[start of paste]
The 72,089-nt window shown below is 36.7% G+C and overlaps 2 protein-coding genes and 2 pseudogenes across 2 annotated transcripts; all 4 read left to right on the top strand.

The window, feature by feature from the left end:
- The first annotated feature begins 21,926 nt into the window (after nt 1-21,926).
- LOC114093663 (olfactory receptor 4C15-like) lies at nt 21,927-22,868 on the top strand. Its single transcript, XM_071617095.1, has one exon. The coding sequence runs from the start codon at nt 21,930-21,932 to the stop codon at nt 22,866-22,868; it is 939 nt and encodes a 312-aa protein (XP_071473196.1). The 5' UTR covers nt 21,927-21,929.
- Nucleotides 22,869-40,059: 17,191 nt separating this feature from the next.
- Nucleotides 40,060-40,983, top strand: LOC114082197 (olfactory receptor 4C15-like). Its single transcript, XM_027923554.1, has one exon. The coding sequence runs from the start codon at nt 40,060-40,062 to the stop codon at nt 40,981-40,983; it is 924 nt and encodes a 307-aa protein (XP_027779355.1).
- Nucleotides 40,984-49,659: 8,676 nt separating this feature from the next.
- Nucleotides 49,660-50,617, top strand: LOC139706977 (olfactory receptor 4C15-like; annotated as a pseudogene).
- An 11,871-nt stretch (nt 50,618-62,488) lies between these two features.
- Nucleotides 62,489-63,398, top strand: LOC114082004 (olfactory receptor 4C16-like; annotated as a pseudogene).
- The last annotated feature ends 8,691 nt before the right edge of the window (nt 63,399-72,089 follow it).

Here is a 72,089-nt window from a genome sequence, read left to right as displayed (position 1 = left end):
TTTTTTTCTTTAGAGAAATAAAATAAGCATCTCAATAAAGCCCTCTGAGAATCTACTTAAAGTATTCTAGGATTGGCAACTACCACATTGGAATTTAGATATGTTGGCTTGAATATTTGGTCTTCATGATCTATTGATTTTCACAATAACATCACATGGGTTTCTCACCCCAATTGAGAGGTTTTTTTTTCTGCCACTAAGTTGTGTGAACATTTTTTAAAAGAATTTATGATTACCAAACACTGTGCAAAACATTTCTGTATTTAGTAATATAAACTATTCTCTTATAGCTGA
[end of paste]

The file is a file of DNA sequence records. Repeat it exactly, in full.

The 72,089-nt window shown below is 36.7% G+C and overlaps 2 protein-coding genes and 2 pseudogenes across 2 annotated transcripts; all 4 read left to right on the top strand.

The window, feature by feature from the left end:
- The first annotated feature begins 21,926 nt into the window (after nt 1-21,926).
- LOC114093663 (olfactory receptor 4C15-like) lies at nt 21,927-22,868 on the top strand. Its single transcript, XM_071617095.1, has one exon. The coding sequence runs from the start codon at nt 21,930-21,932 to the stop codon at nt 22,866-22,868; it is 939 nt and encodes a 312-aa protein (XP_071473196.1). The 5' UTR covers nt 21,927-21,929.
- Nucleotides 22,869-40,059: 17,191 nt separating this feature from the next.
- Nucleotides 40,060-40,983, top strand: LOC114082197 (olfactory receptor 4C15-like). Its single transcript, XM_027923554.1, has one exon. The coding sequence runs from the start codon at nt 40,060-40,062 to the stop codon at nt 40,981-40,983; it is 924 nt and encodes a 307-aa protein (XP_027779355.1).
- Nucleotides 40,984-49,659: 8,676 nt separating this feature from the next.
- Nucleotides 49,660-50,617, top strand: LOC139706977 (olfactory receptor 4C15-like; annotated as a pseudogene).
- An 11,871-nt stretch (nt 50,618-62,488) lies between these two features.
- Nucleotides 62,489-63,398, top strand: LOC114082004 (olfactory receptor 4C16-like; annotated as a pseudogene).
- The last annotated feature ends 8,691 nt before the right edge of the window (nt 63,399-72,089 follow it).

Here is a 72,089-nt window from a genome sequence, read left to right as displayed (position 1 = left end):
TTTTTTTCTTTAGAGAAATAAAATAAGCATCTCAATAAAGCCCTCTGAGAATCTACTTAAAGTATTCTAGGATTGGCAACTACCACATTGGAATTTAGATATGTTGGCTTGAATATTTGGTCTTCATGATCTATTGATTTTCACAATAACATCACATGGGTTTCTCACCCCAATTGAGAGGTTTTTTTTTCTGCCACTAAGTTGTGTGAACATTTTTTAAAAGAATTTATGATTACCAAACACTGTGCAAAACATTTCTGTATTTAGTAATATAAACTATTCTCTTATAGCTGA